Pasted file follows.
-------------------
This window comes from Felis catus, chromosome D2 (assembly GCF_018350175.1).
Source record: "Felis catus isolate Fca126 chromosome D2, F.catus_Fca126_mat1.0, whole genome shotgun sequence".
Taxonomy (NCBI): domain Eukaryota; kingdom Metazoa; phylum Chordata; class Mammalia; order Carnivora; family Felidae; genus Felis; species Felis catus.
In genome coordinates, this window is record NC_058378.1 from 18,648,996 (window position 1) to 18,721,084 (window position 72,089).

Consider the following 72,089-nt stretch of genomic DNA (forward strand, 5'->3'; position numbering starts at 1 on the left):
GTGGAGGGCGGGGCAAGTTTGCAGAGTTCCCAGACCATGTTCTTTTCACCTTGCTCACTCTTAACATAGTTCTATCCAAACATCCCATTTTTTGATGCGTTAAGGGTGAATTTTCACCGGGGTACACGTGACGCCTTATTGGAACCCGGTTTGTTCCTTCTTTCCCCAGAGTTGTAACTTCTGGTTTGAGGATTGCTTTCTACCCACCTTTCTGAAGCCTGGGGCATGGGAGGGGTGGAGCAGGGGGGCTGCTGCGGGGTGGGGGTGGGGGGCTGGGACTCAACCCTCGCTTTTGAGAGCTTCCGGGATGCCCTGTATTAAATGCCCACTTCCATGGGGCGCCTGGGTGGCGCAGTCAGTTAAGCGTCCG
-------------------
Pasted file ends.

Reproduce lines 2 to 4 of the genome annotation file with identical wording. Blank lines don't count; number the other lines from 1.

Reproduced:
Source record: "Felis catus isolate Fca126 chromosome D2, F.catus_Fca126_mat1.0, whole genome shotgun sequence".
Taxonomy (NCBI): domain Eukaryota; kingdom Metazoa; phylum Chordata; class Mammalia; order Carnivora; family Felidae; genus Felis; species Felis catus.
In genome coordinates, this window is record NC_058378.1 from 18,648,996 (window position 1) to 18,721,084 (window position 72,089).